Every year, my mom and I play Christmas music, have a glass of sherry, and make our cake. Last year, my daughter wanted to join, so we gave her a tiny cake pan. She loved pouring the cake batter (made from my great grandmother’s cake recipe) into her own tiny dish, watching it bake in the oven, and feeding it with brandy with me throughout the Christmas season.
This is my husband’s favorite Christmas tradition. He happens to make his own gingerbread for our houses, so this treat is extra special.
Andrew makes the batter, cuts and measures the walls of the houses, and puts them all together at night. In the morning, my daughters walk downstairs to a beautiful, blank gingerbread house to decorate with peppermints, licorice, sprinkles, and buttercream frosting.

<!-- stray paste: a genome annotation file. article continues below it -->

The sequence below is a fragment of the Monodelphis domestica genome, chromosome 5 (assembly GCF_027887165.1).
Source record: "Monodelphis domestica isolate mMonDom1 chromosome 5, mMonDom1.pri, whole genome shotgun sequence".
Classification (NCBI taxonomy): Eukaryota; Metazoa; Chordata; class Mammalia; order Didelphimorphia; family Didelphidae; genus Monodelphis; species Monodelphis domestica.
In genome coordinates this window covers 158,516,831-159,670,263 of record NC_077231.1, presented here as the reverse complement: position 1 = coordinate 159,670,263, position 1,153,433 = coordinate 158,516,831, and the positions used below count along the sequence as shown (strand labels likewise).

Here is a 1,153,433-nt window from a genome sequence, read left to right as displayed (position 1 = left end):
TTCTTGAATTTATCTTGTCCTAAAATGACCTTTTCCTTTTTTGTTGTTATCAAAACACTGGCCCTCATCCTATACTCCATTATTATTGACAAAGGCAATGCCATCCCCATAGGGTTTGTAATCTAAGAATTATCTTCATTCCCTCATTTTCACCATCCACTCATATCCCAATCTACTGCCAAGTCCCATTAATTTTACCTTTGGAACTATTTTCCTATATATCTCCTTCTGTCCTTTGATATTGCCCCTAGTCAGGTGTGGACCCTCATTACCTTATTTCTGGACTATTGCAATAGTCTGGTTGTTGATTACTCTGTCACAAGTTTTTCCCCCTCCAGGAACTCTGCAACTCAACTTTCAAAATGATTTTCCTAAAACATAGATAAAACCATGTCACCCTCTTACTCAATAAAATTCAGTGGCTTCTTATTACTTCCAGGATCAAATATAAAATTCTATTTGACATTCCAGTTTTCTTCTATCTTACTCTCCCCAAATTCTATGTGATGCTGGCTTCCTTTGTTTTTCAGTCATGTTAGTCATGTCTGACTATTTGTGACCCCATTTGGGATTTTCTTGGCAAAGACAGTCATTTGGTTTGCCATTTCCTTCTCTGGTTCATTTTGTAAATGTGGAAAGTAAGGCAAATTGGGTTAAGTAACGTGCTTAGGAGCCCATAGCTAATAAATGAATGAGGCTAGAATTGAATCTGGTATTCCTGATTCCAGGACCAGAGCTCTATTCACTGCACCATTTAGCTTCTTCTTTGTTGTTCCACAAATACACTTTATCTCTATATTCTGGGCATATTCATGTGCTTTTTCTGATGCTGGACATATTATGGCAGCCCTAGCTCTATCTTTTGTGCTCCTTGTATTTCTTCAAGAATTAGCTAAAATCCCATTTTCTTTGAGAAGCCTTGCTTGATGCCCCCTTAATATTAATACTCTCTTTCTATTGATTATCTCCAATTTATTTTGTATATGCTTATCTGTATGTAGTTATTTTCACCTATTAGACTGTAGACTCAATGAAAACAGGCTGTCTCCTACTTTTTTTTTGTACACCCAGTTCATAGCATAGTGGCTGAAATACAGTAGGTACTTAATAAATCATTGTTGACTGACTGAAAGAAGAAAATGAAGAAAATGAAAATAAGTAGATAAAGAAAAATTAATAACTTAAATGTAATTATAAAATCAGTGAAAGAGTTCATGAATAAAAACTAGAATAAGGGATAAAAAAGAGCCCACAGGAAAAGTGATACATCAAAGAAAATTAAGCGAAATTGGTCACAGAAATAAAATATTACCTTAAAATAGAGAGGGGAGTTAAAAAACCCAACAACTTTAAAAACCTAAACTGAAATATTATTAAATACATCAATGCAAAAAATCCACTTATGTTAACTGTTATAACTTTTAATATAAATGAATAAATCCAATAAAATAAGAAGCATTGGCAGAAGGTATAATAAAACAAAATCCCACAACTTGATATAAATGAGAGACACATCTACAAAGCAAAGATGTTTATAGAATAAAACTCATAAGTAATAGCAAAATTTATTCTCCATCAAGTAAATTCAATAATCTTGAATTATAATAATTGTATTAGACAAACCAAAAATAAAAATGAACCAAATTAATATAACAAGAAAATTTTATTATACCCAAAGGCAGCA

I think there is something really special about the house being ready for them when they wake up, but as they get older, I’m sure they’ll want to bake and build with their dad.
For parents of small children, for whom making homemade gingerbread isn’t fun or life-giving, pre-packaged gingerbread kits are what we used growing up and they were no less magical. The important thing was being together as a family to decorate.
Jennie Genders, mom of two girls, 5 and 3, says gingerbread people can be a lot more fun when you aren’t going for a Pinterest-style finish. “We usually use shape cutters, but last year my 5-year-old went freestyle. Decorating the gingerbread with icing usually keeps them happy for a while, too.”
Food Rituals That Keep Your Kitchen Intact
For those who find the holiday baking schedule a little less joyful and a lot more hectic, one mom of two toddlers has a trick up her sleeve.